Hebrews 11:16 But now they desire a better, that is, a heavenly country. Therefore God is not ashamed to be called their God, for He has prepared a city for them.
They kept their eyes on the true homeland that God had revealed to them. They had faith in that. Even though there were opportunities to deviate from the path, because of their general, overall faithfulness, God would forgive them. God would rescue them and put them back on the track once again.
What I am saying is this: my major concern is whether we have faith that God is in this little work. If we see God in the picture, then we are not going to be impatient and we are not going to make knee-jerk reactions to circumstances and situations within it. However, we are going to continue to do what we should always do. As Mr. Baker said in his sermonette, evaluate: evaluate the fruit; evaluate what we are doing; evaluate our conduct.
My wife said to me this morning that when we came into the work in 1959, we had no trouble trusting Mr. Armstrong. The reason was that we had proved that God exists; we had proved that He has a work going on; and we had proved where that work was going on—and the proof that we had was that Mr. Armstrong was preaching the gospel of the kingdom of God. Mr. Armstrong was preaching the keeping of God's commandments, and we could see what he was doing. The evidence was everywhere! We did not have a great deal of difficulty with that.
Do you know one of the major reasons why you are here today? You are here because you were evaluating from where you have come; and you made the decision that you did not trust those people anymore, because the fruits of what they are doing are no longer evident. They no longer fit with what it was like when you came into the church of God. Therefore, you made a decision to leave that for your own spiritual good. We want to make sure that you continually look for the evidence.
We also expect something from you in return: that you pray for us, that God will continually purify us—Oh, that hurts. I almost hated to say that. Sometimes that is painful—that He will guide and direct us, and that He will open up the doors before us. When I say "doors," I mean the doors He wants open. What I am asking you to pray for is that we will be able to see them.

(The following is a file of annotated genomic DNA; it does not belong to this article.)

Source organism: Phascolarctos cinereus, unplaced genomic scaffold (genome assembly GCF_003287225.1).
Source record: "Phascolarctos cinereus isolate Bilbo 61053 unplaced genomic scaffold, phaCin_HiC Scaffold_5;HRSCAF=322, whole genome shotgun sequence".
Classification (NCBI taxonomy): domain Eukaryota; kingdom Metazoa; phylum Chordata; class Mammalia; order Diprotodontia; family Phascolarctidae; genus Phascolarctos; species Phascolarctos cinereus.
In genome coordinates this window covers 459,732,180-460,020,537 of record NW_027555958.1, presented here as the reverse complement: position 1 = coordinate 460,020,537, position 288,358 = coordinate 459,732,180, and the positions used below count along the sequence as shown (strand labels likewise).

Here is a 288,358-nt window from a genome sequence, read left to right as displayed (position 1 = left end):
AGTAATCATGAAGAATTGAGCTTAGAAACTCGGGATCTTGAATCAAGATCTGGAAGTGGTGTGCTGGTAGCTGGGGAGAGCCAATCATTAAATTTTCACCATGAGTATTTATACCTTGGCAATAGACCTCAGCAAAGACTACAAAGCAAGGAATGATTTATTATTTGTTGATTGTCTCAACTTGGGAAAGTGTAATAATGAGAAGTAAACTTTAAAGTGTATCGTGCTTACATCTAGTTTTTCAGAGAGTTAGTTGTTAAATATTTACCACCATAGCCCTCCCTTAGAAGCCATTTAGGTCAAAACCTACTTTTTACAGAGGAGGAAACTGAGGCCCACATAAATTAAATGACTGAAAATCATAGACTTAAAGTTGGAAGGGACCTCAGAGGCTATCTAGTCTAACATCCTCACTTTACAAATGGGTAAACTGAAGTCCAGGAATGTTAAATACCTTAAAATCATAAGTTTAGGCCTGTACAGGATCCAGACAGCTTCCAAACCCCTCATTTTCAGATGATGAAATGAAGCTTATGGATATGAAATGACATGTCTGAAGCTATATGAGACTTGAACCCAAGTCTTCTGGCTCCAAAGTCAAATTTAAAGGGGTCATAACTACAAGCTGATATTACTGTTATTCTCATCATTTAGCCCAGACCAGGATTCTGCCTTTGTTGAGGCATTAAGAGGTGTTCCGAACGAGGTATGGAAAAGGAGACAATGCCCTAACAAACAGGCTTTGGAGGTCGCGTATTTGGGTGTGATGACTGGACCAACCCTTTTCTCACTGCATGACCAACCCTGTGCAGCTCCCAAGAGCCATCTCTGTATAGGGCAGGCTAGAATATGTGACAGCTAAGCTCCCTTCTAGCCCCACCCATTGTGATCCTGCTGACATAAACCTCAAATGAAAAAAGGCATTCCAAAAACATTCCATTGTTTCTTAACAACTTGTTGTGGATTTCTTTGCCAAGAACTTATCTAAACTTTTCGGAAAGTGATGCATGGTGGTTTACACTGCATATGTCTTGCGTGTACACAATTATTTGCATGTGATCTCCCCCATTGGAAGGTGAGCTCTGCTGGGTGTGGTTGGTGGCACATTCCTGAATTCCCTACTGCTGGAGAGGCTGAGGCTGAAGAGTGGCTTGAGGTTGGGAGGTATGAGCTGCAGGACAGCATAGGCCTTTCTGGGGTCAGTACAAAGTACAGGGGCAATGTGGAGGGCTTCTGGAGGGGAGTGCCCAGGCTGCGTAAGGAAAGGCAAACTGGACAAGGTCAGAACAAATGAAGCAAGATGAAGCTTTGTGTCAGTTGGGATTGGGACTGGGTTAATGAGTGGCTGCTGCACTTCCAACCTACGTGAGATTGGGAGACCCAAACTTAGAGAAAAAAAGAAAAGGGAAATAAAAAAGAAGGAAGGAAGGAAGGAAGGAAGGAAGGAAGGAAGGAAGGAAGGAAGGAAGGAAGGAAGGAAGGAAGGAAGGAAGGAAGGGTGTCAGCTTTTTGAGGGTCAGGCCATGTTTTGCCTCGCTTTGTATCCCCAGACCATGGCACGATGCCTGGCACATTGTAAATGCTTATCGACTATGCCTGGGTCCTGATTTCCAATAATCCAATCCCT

I do not think that Mr. Armstrong, in 1933, when that person asked him if he would like to appear on his radio station, knew that God was opening a door. Nonetheless, he went through it, and it became the means by which God began to spread the gospel around the world. See, it began in a very small way through a door which God opened up before Mr. Armstrong. Please continually look for evidence and be praying for us. Understand that, as you look for the evidence, that is why you are here and not there.
We have objectives that we would like to see accomplished. Mr. Pope mentioned that we are moving into an office very soon. That is a trial for me. I have worked out of my home so long that it is not easy for me to think in that kind of parameter. I will tell you why I somewhat fear it: from past experience in the world and knowing what kind of personality I am, I have never done well in office work. By that, I mean going to someplace away from home and having to be confined to a space that may be fifteen feet by fifteen feet, as an example. I am a very activity-oriented person. I am antsy like hardly anybody you have ever seen in your life. If I sit down at a desk and begin to work, I actually start feeling as though I am going to explode any minute. I mean it! My chest actually gets filled with a pressure, and I have to get out of there!